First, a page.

WITH more people working from home during the coronavirus pandemic, Welsh Government is exploring options for a network of remote working hubs in towns and communities across Wales.
It wants to work with organisations to support a long-term shift to more people working remotely, with benefits for local economies, businesses, individuals and the environment including:
a reduction in travel time and expense; more flexibility and better work/life balance; increased productivity; less traffic, especially at peak times; less air and noise pollution and the opportunity to redesign our towns and city centres.
More information about the plans or to take part in the Commonplace survey is available here Welsh Government’s remote working webpage (External link – Opens in a new tab or window). The survey closes on Friday 26 March.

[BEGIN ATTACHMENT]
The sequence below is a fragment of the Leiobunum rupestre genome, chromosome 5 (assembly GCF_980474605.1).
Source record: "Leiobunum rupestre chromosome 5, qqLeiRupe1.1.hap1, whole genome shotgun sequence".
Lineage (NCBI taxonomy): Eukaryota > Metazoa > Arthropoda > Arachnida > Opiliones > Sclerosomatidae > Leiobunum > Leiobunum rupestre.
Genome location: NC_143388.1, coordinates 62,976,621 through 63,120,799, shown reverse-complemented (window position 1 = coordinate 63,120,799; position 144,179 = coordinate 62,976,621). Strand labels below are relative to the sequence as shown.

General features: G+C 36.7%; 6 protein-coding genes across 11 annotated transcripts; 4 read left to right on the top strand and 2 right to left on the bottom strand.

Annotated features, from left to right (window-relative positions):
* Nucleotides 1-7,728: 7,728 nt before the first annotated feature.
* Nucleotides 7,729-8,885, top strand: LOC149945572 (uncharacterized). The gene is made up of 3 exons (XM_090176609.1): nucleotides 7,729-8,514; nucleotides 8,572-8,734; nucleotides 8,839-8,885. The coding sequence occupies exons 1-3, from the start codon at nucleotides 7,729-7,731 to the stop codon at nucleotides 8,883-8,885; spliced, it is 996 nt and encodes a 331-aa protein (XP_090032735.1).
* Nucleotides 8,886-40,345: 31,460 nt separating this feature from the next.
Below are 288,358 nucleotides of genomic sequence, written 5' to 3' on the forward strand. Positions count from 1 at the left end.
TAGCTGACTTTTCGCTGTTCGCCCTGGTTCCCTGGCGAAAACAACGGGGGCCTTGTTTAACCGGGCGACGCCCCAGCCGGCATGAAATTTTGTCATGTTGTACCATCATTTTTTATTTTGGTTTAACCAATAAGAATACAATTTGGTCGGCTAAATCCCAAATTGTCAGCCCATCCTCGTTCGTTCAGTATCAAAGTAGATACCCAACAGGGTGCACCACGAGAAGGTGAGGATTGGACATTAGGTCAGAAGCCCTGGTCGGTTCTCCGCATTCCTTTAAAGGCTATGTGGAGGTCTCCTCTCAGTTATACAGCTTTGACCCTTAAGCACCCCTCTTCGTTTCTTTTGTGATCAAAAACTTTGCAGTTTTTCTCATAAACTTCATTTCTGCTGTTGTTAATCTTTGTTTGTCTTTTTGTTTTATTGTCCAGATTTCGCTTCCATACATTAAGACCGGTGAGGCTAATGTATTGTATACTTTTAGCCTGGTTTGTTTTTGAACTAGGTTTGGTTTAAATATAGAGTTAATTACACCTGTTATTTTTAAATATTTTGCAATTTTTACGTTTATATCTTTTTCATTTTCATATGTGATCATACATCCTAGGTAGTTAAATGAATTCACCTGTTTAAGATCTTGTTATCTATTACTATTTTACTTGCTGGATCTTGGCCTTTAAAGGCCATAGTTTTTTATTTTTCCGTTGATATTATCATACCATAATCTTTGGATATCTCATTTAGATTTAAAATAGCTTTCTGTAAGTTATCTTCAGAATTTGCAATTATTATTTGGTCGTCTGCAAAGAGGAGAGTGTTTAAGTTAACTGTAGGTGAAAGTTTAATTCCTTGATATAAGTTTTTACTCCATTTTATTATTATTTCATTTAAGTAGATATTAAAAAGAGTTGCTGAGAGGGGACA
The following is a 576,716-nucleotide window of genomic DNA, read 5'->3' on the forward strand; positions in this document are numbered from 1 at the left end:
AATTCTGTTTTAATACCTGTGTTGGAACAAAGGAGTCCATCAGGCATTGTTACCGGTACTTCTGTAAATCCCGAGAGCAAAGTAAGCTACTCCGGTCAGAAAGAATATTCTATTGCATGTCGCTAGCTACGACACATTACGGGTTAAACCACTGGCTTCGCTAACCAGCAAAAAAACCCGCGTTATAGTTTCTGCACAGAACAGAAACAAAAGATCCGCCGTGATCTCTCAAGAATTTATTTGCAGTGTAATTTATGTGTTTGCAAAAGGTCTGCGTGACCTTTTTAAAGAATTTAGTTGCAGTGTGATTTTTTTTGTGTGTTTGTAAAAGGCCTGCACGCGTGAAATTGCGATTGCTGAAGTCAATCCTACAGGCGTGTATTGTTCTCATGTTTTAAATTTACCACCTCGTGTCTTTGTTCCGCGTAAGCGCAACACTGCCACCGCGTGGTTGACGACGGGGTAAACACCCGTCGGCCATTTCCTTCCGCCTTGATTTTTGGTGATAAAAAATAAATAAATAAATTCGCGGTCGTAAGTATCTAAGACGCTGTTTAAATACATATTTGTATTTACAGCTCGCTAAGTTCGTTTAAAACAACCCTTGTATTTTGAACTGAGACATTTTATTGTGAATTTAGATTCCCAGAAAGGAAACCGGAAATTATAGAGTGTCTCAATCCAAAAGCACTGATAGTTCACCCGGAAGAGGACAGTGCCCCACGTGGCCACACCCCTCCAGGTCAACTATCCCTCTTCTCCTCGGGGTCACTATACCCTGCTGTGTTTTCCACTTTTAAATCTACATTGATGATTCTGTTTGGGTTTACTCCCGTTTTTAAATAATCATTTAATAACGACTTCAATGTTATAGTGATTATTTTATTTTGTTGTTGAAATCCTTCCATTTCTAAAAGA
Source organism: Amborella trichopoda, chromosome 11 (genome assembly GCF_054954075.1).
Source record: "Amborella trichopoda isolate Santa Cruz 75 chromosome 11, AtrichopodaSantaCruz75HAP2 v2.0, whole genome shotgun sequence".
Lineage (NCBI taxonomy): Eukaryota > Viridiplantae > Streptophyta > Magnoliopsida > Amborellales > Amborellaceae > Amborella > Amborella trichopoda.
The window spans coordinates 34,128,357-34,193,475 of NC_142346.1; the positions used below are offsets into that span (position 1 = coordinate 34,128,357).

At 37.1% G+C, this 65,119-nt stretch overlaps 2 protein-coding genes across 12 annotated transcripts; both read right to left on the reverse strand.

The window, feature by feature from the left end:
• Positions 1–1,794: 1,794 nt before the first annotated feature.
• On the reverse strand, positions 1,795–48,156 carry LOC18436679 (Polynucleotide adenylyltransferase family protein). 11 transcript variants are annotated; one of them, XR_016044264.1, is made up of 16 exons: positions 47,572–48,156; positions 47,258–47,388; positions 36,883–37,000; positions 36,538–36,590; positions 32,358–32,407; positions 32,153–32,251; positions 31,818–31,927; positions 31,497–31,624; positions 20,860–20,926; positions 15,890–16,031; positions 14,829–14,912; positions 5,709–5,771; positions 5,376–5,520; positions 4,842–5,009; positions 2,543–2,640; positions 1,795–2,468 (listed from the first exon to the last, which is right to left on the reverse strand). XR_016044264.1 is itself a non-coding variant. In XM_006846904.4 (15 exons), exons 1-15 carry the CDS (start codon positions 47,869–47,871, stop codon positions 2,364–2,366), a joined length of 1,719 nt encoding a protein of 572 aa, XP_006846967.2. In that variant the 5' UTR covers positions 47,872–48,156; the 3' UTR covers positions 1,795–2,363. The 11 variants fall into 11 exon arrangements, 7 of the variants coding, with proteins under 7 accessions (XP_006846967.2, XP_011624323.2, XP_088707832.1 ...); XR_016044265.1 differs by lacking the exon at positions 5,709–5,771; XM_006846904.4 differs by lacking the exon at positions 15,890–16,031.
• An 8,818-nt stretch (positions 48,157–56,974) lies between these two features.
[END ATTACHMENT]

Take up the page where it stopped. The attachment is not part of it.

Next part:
As part of this, Welsh Government is looking into options for a network of remote working hubs and would like to see a workplace model where staff can choose to work in the office, at home or at a hub location.
This will allow people to work nearer to where they live, allow individuals to work together in their local community, and provide a space for those who cannot or do not want to work from home.
As part of its research, Welsh Government has launched an interactive map, hosted by Commonplace, which asks people if they would like to work remotely and allows them to drop a pin on the map where they would like to see a hub established.
This will gauge demand for local work hubs, indicating where they need to be and if they’re available already.